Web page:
Crystal Palace Football Club are backing a supporter education campaign on the dangers of pyrotechnics at football grounds, which has been launched by the Premier League, the Football League and the FA today.
The campaign follows extensive research among fans which found that 87% believe that pyrotechnics such as flares and smoke bombs are dangerous at matches, and 86% were concerned for their safety. The same number think flares and smoke bombs are a fire risk and 79% consider them to be a health hazard.
A nationwide poster campaign has been launched parodying football chants whilst revelaing facts connected to the hazards of these objects whilst reiterating the message that it is illegal to enter a football ground with pyrotechnics and that supporters risk jail and banning orders even for being in possession of one.
Flares are designed not to be extinguished easily or quickly and contain chemicals that burn at 1600°C, the melting point of steel. Smoke bombs also burn at high temperatures and are designed to be used in wide open spaces but are dangerous for those with asthma or breathing difficulties and can cause panic in a tightly packed crowd.
The use of pyrotechnics at football matches is a rising issue: in the 2010/11 season there were just eight incidents across the top five divisions and the domestic cup competitions. In 2011/12 this rose to 72 and last season it jumped to 172 incidents. Up to the end of October 2013 there have so far been 96 incidents this campaign.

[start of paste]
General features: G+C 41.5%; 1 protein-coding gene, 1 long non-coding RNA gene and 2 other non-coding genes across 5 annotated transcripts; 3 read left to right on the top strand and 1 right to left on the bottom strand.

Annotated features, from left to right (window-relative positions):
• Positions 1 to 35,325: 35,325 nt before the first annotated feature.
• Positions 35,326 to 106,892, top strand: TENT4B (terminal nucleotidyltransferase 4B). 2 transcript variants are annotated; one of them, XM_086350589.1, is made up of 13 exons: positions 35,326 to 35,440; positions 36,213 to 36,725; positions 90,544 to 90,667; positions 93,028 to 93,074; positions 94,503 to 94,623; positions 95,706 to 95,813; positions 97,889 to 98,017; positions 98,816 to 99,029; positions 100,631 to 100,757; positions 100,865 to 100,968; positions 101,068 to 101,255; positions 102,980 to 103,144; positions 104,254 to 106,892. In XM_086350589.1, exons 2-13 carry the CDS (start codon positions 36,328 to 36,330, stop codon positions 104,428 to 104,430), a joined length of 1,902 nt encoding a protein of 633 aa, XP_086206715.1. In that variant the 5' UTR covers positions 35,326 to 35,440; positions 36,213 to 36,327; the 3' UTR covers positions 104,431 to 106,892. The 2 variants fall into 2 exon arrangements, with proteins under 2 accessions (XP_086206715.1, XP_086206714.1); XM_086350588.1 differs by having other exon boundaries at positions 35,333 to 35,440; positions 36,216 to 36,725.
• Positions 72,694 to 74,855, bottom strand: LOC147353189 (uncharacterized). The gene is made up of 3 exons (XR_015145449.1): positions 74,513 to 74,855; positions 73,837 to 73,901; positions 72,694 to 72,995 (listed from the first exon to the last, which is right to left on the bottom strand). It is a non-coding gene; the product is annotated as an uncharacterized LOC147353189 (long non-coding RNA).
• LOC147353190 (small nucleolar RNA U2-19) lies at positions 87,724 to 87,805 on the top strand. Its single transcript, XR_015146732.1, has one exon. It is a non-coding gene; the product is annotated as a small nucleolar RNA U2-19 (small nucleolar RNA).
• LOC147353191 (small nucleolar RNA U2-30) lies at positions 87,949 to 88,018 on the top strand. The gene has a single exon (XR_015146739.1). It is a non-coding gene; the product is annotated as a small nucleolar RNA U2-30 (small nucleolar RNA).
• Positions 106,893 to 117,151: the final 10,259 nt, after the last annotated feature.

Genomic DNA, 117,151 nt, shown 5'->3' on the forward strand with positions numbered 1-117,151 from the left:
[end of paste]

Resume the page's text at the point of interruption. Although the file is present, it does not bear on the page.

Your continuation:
The most high profile incident came in October when an assistant referee was hit by a smoke canister thrown from the stands during the game between Aston Villa and Tottenham Hotspur, but fans have needed treatment at other top-flight matches during the past 12 months for shrapnel wounds, lung damage and burns from pyrotechnics.
Cathy Long, Head of Supporter Services at the Premier League, said: “We have launched this education campaign because we want fans to be fully aware of the dangers of pyrotechnics and realise the harm they can cause to other supporters.
“Pyrotechnics are not innocent fun, they can be very dangerous and there are victims. Fans, club staff and match officials have already been injured, some of them severely, and supporters who bring them are doing so illegally and can face jail and long bans. We don’t want that, we just want everyone to be safe and able to still come to the game.”